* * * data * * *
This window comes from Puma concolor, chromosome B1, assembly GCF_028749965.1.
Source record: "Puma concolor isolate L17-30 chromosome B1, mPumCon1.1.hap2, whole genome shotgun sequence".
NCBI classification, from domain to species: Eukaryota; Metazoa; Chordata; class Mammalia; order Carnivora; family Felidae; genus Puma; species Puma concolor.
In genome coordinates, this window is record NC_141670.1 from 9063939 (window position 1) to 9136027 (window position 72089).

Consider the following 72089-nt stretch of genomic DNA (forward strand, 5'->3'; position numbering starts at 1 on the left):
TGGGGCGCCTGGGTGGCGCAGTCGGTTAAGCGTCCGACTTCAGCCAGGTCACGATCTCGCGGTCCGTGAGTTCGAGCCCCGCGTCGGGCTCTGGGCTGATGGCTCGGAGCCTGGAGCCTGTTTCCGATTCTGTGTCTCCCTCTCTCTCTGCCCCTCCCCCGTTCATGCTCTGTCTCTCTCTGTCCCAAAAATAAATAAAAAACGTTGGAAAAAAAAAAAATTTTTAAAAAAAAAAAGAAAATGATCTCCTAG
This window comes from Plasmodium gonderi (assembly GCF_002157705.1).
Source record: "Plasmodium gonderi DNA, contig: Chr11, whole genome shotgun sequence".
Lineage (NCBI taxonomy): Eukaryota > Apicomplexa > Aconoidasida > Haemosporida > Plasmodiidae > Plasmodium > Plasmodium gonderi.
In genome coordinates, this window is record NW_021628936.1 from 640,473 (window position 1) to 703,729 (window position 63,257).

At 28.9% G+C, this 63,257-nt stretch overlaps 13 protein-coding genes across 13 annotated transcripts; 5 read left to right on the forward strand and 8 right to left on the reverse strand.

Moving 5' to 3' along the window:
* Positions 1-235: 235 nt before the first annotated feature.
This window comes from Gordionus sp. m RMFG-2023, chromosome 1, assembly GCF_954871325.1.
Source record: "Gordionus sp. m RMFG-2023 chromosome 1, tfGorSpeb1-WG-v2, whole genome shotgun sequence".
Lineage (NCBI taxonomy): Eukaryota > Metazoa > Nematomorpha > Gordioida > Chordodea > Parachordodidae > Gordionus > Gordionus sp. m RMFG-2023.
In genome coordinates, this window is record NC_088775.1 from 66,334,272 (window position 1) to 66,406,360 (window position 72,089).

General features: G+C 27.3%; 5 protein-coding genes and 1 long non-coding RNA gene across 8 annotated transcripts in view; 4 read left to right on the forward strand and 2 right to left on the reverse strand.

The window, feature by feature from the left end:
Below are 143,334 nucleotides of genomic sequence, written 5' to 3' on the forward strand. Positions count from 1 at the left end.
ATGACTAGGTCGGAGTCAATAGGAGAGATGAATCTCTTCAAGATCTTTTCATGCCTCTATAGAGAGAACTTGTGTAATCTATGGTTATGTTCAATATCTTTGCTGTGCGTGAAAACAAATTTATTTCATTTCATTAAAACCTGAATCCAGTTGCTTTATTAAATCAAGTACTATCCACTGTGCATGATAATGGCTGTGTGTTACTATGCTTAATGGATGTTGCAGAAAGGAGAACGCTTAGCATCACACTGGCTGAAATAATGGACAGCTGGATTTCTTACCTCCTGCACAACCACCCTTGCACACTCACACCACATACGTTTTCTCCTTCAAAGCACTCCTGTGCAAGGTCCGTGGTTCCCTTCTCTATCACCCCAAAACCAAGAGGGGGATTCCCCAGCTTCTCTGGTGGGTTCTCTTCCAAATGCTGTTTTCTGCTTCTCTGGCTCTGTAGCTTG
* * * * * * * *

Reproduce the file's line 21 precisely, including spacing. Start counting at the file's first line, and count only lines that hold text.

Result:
ATGACTAGGTCGGAGTCAATAGGAGAGATGAATCTCTTCAAGATCTTTTCATGCCTCTATAGAGAGAACTTGTGTAATCTATGGTTATGTTCAATATCTTTGCTGTGCGTGAAAACAAATTTATTTCATTTCATTAAAACCTGAATCCAGTTGCTTTATTAAATCAAGTACTATCCACTGTGCATGATAATGGCTGTGTGTTACTATGCTTAATGGATGTTGCAGAAAGGAGAACGCTTAGCATCACACTGGCTGAAATAATGGACAGCTGGATTTCTTACCTCCTGCACAACCACCCTTGCACACTCACACCACATACGTTTTCTCCTTCAAAGCACTCCTGTGCAAGGTCCGTGGTTCCCTTCTCTATCACCCCAAAACCAAGAGGGGGATTCCCCAGCTTCTCTGGTGGGTTCTCTTCCAAATGCTGTTTTCTGCTTCTCTGGCTCTGTAGCTTG